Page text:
Book piracy not an issue, according to University

Kaylee Remington

Although illegal downloading of music and movies has been a problem in the past, Kent State doesn’t seem to be an area of potential risk for book piracy.

Kimberly Price, an IT security engineer, said she hasn’t seen much activity.

“I’ve only seen one actual book piracy,” said Price, who’s been at Kent State since 2006.

The case Price saw involved “Harry Potter and the Order of the Phoenix” that was digitally taken from the Internet in March of 2008. As a result, J.K. Rowling’s lawyer contacted the Office of Security and Compliance.

Once a piece of work has been identified, steps need to be taken right away.

“We have to notify the infringer,” Price said.

The office contacts the infringer through e-mail and asks him or her to remove the digital copy right away. From there, the individual needs to watch an educational video.

Through research, Price was able to find two more additional works that were taken off the Internet illegally. A Spiderman comic book was taken off the Internet in June 2007 and a “Harry Potter and the Half Blood Prince” audio book was stolen in 2006.

Brendan Walsh, director of security and access management, also agreed that book piracy hasn’t been much of a problem.

Walsh said the agent who identifies book piracy might not be as firm as some other places may be.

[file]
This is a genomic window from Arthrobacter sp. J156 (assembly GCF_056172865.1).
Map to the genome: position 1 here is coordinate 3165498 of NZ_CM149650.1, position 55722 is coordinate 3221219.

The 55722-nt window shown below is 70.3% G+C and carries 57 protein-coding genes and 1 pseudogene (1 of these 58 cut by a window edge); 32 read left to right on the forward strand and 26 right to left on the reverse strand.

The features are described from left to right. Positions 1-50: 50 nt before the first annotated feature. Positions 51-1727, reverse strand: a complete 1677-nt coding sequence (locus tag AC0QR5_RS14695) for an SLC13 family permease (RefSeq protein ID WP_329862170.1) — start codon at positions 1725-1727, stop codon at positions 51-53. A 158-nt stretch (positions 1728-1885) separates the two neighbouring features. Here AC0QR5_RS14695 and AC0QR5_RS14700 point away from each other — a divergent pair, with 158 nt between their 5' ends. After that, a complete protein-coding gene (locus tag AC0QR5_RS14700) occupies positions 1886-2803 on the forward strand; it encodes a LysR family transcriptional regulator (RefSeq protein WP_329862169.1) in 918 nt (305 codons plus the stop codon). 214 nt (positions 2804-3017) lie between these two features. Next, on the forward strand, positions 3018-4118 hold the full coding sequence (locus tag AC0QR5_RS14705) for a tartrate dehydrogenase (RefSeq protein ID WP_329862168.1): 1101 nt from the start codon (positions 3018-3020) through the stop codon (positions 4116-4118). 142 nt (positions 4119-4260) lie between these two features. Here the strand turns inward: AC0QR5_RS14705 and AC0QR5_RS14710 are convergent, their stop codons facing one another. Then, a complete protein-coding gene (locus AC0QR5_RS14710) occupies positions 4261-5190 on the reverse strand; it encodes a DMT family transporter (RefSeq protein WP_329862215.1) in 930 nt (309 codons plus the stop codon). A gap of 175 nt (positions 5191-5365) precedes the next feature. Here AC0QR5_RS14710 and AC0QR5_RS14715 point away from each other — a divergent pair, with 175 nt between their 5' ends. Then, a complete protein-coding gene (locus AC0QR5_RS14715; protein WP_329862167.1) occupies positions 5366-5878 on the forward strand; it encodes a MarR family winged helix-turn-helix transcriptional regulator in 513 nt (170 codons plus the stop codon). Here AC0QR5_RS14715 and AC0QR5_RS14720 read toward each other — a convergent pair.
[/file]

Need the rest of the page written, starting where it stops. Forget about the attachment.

Walsh said illegal downloading of books might not be as serious to some as illegal music downloading is.

“They feel like they’re losing money,” Walsh said.

Overall, Walsh is glad Kent State students don’t appear to be abusing privileges to get books.

“There’s a lot of ways to get books for free, like at the library and renew them,” Walsh said.

If copyright infringement of a book is detected, the security office will e-mail the student and let them know of the infringement notice. The student will then lose their Internet access and will be required to do the following in order to regain access:

• Remove the book from their computer and stop all illegal activity involving infringement.

• View an online educational video.

• Hand deliver a signature that the student acknowledged the e-mail notice to the security office and let them know the steps above have been done.

For a second offense, the guidelines are the same with the exception of a few added requirements:

• The student must verify with ResNet that all illegal activity has been stopped.

• After the educational video, the student must pass a quiz over information shown in the video.

• The student must hand deliver a signature plus the educational quiz to the security office and let them know the steps above have been done.

For a third offense as well as future offenses, more penalties will be taken:

• The student must attend a hearing with Judicial Affairs for further consequences and will gain his or her Internet access back pending Judicial Affairs hearing.

Contact technology reporter Kaylee Remington

at [email protected].